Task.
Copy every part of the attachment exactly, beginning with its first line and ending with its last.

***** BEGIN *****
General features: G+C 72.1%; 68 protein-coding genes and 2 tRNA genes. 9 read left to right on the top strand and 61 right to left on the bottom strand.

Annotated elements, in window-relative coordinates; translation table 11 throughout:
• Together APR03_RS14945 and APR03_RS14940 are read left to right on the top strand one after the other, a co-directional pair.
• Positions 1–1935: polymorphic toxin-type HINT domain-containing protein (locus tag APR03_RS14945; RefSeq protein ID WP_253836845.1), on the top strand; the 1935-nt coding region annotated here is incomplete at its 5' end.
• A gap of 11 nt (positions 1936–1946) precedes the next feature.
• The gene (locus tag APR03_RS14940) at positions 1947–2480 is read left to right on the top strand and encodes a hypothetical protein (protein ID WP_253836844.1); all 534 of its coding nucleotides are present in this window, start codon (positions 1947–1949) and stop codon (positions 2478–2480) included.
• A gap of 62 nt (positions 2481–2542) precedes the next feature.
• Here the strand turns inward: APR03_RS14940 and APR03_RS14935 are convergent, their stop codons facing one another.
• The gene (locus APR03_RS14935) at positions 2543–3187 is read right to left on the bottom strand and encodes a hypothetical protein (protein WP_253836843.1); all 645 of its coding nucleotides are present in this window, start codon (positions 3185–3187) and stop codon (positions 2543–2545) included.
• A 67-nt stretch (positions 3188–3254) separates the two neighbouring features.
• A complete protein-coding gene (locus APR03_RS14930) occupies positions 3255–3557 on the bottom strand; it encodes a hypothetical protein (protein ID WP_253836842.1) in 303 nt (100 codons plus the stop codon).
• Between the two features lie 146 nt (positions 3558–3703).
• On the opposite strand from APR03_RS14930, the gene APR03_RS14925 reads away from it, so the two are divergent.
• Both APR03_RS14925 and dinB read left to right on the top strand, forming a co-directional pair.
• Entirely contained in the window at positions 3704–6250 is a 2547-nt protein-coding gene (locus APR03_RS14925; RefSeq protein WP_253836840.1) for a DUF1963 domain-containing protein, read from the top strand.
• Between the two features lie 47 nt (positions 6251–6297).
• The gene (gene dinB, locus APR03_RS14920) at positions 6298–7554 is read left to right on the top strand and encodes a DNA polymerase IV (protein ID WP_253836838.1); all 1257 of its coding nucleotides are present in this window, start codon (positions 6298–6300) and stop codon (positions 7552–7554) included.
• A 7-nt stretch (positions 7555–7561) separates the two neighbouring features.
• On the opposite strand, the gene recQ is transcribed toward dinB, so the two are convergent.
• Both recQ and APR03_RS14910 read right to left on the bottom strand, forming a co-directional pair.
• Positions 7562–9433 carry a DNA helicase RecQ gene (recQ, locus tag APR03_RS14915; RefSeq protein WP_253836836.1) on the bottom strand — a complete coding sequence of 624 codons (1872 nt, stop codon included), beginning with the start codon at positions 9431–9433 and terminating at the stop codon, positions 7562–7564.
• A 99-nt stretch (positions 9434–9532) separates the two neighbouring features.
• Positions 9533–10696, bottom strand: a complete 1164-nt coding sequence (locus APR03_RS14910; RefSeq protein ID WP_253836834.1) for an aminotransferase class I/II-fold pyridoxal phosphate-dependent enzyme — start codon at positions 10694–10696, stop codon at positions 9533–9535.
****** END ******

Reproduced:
General features: G+C 72.1%; 68 protein-coding genes and 2 tRNA genes. 9 read left to right on the top strand and 61 right to left on the bottom strand.

Annotated elements, in window-relative coordinates; translation table 11 throughout:
• Together APR03_RS14945 and APR03_RS14940 are read left to right on the top strand one after the other, a co-directional pair.
• Positions 1–1935: polymorphic toxin-type HINT domain-containing protein (locus tag APR03_RS14945; RefSeq protein ID WP_253836845.1), on the top strand; the 1935-nt coding region annotated here is incomplete at its 5' end.
• A gap of 11 nt (positions 1936–1946) precedes the next feature.
• The gene (locus tag APR03_RS14940) at positions 1947–2480 is read left to right on the top strand and encodes a hypothetical protein (protein ID WP_253836844.1); all 534 of its coding nucleotides are present in this window, start codon (positions 1947–1949) and stop codon (positions 2478–2480) included.
• A gap of 62 nt (positions 2481–2542) precedes the next feature.
• Here the strand turns inward: APR03_RS14940 and APR03_RS14935 are convergent, their stop codons facing one another.
• The gene (locus APR03_RS14935) at positions 2543–3187 is read right to left on the bottom strand and encodes a hypothetical protein (protein WP_253836843.1); all 645 of its coding nucleotides are present in this window, start codon (positions 3185–3187) and stop codon (positions 2543–2545) included.
• A 67-nt stretch (positions 3188–3254) separates the two neighbouring features.
• A complete protein-coding gene (locus APR03_RS14930) occupies positions 3255–3557 on the bottom strand; it encodes a hypothetical protein (protein ID WP_253836842.1) in 303 nt (100 codons plus the stop codon).
• Between the two features lie 146 nt (positions 3558–3703).
• On the opposite strand from APR03_RS14930, the gene APR03_RS14925 reads away from it, so the two are divergent.
• Both APR03_RS14925 and dinB read left to right on the top strand, forming a co-directional pair.
• Entirely contained in the window at positions 3704–6250 is a 2547-nt protein-coding gene (locus APR03_RS14925; RefSeq protein WP_253836840.1) for a DUF1963 domain-containing protein, read from the top strand.
• Between the two features lie 47 nt (positions 6251–6297).
• The gene (gene dinB, locus APR03_RS14920) at positions 6298–7554 is read left to right on the top strand and encodes a DNA polymerase IV (protein ID WP_253836838.1); all 1257 of its coding nucleotides are present in this window, start codon (positions 6298–6300) and stop codon (positions 7552–7554) included.
• A 7-nt stretch (positions 7555–7561) separates the two neighbouring features.
• On the opposite strand, the gene recQ is transcribed toward dinB, so the two are convergent.
• Both recQ and APR03_RS14910 read right to left on the bottom strand, forming a co-directional pair.
• Positions 7562–9433 carry a DNA helicase RecQ gene (recQ, locus tag APR03_RS14915; RefSeq protein WP_253836836.1) on the bottom strand — a complete coding sequence of 624 codons (1872 nt, stop codon included), beginning with the start codon at positions 9431–9433 and terminating at the stop codon, positions 7562–7564.
• A 99-nt stretch (positions 9434–9532) separates the two neighbouring features.
• Positions 9533–10696, bottom strand: a complete 1164-nt coding sequence (locus APR03_RS14910; RefSeq protein ID WP_253836834.1) for an aminotransferase class I/II-fold pyridoxal phosphate-dependent enzyme — start codon at positions 10694–10696, stop codon at positions 9533–9535.